Anyone involved in the supply chain knows that e-commerce has had a major impact on the industry. While much of the impact has been positive, e-commerce is also causing badly clogged roads and streets during peak hours.
Think tanks and urban planners have been hard at work, zeroing in on possible ways to reduce the steady stream of last-mile delivery vehicles within city limits, but hitting upon a comprehensive solution has proven elusive.
FreightWaves spoke with Johanna Amaya-Leal, a professor in the Supply Chain Management Department at Iowa State University, on the impact ecommerce and its associated last-mile deliveries have on the urban environment. Amaya-Leal and her team of researchers recently published a two-part study that reviews transportation initiatives undertaken across 32 countries and 56 cities and ranks them in order of effectiveness.
“People today don’t have to go to the store to buy something, but can order it online. They know that they can receive the parcel in a certain time window,” said Amaya-Leal. “Also, the delivery companies promise them fast delivery times, like same-day delivery.” This turns out to be a problem, as punishing schedules force carriers to send out cargo in less than truckload (LTL) trucks, rather than waiting for cargo consolidation and sending them out as a full truckload. The situation snowballs, as cities contend with half-empty last-mile vehicles on their streets.
Amaya-Leal spoke about a few initiatives that could push people to cover a few blocks to receive their parcels, and thus alleviate the last-mile situation. “Making customers get to a place where they can pick up the delivery would remove vehicles from the street. This is why Amazon and UPS have lockers, which helps them make deliveries to a single point, from which customers can pick up their orders,” she said.
“Other ways include using cargo cycles, which UPS and DHL are implementing in urban areas. Instead of sending trucks, they have people on bicycles with a cargo container on the back, making deliveries,” she continued. “This is environmentally friendly, and though it can’t totally replace the capacity of a delivery van, it can be used in densely populated areas, where cycles can reach last-mile locations without any trouble.”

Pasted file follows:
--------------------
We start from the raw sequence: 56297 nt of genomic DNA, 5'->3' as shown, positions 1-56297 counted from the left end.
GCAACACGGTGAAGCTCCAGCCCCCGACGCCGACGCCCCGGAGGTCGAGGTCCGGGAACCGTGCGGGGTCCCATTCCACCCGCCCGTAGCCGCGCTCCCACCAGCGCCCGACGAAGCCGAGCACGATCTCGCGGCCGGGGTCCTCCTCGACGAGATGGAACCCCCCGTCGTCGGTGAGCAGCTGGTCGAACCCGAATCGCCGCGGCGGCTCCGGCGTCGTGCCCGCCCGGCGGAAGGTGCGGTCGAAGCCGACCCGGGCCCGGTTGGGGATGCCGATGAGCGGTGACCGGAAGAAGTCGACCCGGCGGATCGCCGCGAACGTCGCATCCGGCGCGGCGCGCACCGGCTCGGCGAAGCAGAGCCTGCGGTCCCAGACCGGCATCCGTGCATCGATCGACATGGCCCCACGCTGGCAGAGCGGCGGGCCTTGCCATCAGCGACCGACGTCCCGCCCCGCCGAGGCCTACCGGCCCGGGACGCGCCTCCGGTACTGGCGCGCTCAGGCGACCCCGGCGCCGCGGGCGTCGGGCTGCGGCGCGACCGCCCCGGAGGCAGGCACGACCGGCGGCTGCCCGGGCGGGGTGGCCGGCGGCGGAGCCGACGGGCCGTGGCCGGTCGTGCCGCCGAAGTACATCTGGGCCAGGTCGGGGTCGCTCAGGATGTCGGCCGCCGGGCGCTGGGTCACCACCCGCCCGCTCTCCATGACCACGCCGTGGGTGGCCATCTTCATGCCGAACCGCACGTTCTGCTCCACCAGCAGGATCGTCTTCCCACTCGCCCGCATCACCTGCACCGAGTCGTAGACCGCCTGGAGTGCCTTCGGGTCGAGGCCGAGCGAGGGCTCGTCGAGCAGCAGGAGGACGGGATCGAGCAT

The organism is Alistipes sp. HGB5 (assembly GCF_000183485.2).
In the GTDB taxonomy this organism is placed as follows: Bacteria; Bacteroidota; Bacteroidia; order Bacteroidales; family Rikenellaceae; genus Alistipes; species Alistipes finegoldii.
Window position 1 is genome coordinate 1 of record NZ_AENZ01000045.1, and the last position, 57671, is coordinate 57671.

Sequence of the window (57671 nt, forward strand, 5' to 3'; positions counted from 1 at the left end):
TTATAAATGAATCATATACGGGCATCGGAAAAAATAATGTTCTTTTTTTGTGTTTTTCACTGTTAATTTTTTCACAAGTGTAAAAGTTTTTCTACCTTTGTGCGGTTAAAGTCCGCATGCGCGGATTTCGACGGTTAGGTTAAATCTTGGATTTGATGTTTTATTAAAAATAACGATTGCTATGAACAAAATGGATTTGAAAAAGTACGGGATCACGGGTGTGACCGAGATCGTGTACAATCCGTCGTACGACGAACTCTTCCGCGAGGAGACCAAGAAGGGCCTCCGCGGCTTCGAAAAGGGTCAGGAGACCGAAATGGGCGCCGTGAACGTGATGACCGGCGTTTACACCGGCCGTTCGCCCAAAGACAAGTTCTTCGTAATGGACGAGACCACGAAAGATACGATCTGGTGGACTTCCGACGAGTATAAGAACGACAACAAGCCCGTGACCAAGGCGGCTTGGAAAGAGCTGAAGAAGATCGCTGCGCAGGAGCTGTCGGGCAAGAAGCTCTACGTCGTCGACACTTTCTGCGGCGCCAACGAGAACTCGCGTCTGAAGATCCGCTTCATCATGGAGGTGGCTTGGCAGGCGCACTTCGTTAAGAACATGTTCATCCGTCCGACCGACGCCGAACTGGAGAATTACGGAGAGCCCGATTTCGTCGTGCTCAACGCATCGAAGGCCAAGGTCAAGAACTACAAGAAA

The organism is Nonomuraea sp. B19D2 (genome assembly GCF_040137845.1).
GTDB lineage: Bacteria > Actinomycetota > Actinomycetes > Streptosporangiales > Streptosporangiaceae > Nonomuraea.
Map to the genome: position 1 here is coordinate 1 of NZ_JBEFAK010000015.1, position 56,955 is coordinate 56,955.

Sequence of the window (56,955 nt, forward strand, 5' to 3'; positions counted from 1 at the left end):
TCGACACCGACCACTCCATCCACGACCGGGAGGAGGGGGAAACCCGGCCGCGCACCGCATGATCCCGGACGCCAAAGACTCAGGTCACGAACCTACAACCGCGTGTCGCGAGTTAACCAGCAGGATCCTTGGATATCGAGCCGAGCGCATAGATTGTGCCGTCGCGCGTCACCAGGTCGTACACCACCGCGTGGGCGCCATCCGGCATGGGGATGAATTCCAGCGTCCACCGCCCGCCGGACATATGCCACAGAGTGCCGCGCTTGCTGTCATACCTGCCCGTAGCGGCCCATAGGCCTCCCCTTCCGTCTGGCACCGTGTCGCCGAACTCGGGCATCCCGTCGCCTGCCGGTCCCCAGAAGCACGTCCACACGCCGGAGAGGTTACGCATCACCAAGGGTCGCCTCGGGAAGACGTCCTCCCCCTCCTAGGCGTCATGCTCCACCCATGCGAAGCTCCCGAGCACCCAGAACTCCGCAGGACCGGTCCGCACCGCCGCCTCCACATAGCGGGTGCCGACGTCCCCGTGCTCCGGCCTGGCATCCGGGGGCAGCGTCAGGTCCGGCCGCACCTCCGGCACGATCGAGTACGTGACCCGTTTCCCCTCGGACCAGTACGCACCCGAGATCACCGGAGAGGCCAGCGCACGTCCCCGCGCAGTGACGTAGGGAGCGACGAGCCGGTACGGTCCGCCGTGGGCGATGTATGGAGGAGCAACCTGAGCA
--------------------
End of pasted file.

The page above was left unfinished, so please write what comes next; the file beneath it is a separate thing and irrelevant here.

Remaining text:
When asked about the need for regulations to restrict movement of last-mile delivery vans within city boundaries during peak hours, Amaya-Leal insisted that all it would do is make things worse. “If you tell companies that they can only deliver within a certain time-frame, it puts so much pressure in the system that they would be rushing to get in and out within that period of time, and thus would make the roads congested, no matter what,” she pointed out.
Restrictions imposed on the size of vehicles would also be counter-intuitive. Amaya-Leal contends that removing large vehicles from the road would often put two smaller vehicles in its place, thereby increasing congestion and emissions.
“There is a new initiative called freight demand management, that is about making customers one of the decision-makers in the relationship between buyers and suppliers. Cities today are looking to bring in change as well,” according to Amaya-Leal. “For example, environmentally friendly vehicles are provided exclusive parking spots at locations that are hard to get. There’s also focus on making the customer move more, and not just order online and wait till the parcel gets to their doorstep.”
Amaya-Leal advocates for the need to develop a strategy that connects decision-makers, consumers, shippers, and delivery companies. “Even though this is a single problem, it is viewed differently by different stakeholders. Establishing a partnership would give us an idea of how the stakeholders perceive the issue, and help while implementing initiatives,” she stated.